Roger’s last comment on human treaties looks to a domestic law explanation for American participation in the CEDR. It is appropriate to call this a rational choice explanation, and it may well be the best explanation we have. The problem for creating a theory of international law is that this domestic influence does not generalize easily. To be sure one can observe that domestic politics matters and that virtually anything states do is affected by them. This is close to what liberal theories attempt to do – they look to domestic interest groups and politics to explain events. Ideally, we would have a model of domestic politics that would explain the preferences of states at the international level. Unfortunately we do not have a strong enough theory of domestic politics to go much beyond the statement that they matter. We have only a very crude understanding of when one domestic view will trump over another.

The other term I want to mention is “internalization.” When Alex used this term I took him to be referring to preferences formation, akin to the argument Harold Koh has advanced for why international law is complied with, the work of Goodman and Jinks, and the views of constructivists in political science. If preferences can change they lose their transitive property, and so are no longer rational. I discuss constructivism briefly in the introduction to my book, and in the interests of space will not repeat myself here. It is enough to say that constructivism is a difference approach that needs to elaborated and evaluated on its own terms. We cannot do that in a serious way here.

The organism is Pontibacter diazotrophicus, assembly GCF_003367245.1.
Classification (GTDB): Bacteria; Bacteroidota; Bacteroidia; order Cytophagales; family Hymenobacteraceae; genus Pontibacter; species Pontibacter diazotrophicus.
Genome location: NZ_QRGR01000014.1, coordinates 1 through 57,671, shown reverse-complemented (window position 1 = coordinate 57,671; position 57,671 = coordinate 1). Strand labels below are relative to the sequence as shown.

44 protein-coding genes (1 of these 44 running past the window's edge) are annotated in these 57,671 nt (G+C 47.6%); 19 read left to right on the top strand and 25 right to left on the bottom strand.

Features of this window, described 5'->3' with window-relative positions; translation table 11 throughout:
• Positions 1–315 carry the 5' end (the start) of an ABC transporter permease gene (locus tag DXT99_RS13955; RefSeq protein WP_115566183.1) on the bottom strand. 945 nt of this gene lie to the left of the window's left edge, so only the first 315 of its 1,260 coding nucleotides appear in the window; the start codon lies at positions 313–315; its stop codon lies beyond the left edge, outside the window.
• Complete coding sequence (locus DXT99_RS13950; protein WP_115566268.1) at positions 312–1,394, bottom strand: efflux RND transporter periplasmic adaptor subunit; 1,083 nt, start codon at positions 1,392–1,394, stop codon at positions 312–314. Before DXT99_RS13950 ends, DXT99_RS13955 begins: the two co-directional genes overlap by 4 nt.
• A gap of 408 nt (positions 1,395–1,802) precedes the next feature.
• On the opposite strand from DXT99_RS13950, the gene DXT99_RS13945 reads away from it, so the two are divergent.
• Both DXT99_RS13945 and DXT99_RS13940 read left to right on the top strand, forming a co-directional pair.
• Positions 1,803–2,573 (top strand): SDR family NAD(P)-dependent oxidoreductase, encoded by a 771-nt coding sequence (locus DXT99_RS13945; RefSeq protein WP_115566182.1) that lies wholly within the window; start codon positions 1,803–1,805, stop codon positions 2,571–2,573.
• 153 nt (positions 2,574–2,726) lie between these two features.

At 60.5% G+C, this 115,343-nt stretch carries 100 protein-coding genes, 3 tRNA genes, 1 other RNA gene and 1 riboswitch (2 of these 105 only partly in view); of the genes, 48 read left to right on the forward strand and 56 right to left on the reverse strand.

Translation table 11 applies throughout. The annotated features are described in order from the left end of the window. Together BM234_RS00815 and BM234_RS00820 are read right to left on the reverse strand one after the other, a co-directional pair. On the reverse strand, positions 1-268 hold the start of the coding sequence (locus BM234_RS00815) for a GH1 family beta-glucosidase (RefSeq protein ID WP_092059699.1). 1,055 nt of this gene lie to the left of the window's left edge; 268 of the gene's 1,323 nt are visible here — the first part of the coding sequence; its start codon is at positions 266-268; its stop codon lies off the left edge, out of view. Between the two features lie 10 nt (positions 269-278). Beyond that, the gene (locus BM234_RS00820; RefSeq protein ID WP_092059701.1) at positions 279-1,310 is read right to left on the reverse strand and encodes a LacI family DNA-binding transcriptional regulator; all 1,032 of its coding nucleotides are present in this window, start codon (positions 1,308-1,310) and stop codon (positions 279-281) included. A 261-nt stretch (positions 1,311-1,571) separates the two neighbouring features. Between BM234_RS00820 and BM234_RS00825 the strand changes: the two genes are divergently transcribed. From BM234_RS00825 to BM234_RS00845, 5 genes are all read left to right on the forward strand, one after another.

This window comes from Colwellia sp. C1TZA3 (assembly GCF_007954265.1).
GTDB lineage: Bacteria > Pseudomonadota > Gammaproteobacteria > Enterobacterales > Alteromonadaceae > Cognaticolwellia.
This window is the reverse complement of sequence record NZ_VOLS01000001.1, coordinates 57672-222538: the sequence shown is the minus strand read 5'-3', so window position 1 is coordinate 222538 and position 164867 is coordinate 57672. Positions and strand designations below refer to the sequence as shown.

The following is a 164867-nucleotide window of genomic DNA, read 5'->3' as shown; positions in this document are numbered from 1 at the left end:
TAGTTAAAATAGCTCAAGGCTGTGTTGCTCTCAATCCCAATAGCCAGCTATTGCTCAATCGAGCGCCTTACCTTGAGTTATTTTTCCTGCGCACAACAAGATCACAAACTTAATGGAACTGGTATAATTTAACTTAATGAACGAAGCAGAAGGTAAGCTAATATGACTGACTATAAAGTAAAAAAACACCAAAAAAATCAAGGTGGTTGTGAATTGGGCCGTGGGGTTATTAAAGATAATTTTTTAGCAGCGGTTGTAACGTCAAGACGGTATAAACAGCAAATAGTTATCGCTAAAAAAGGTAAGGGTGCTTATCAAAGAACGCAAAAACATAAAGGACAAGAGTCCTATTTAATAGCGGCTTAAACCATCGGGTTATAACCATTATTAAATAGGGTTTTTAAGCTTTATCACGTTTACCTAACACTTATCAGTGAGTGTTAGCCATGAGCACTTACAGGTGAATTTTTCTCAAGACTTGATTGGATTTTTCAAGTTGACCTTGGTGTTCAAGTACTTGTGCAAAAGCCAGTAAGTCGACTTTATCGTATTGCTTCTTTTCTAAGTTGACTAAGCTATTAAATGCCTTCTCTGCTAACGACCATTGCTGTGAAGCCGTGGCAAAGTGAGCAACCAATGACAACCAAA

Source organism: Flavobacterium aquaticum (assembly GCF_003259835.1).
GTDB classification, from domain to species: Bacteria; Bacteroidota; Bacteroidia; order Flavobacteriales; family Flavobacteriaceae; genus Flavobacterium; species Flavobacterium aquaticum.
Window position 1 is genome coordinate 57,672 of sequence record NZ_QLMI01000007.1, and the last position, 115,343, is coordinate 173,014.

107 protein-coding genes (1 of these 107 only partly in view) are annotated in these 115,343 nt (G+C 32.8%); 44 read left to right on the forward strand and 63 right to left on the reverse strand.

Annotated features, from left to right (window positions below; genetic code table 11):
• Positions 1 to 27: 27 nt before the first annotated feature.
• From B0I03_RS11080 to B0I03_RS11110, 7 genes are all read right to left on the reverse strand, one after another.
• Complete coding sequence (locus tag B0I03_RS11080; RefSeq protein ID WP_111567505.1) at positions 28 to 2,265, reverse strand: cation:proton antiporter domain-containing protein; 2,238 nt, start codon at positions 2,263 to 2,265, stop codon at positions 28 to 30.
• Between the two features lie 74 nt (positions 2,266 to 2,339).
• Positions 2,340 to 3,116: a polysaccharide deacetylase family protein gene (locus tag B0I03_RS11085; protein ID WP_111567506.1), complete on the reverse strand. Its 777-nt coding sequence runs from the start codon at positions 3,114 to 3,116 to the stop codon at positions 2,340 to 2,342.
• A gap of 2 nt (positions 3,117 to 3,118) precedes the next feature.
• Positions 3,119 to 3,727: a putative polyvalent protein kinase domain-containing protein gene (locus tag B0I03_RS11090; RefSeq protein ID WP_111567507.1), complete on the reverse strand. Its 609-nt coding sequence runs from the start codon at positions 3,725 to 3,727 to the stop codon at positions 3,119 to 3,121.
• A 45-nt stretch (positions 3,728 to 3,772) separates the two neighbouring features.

When Roger uses the phrase “internalization of a norm” he is thinking of the impact of domestic politics. When I use it I mean that domestic preferences can be changed by international law (or international norms). I do not think we disagree very much beyond this semantic difference.

Finally, I should add that my preference, as evidence in the book (and elaborated in the first chapter), is to stick with the assumption of a unitary state. To be sure, this reduces the flexibility of the model, but that is a virtue, not a vice. If domestic concerns are allowed in, almost anything can be explained with a wave to interest group politics. To think seriously about domestic politics, then, requires a careful inquiry into specific events; a practice best suited to positive explanations of individual past events rather than general models of behavior.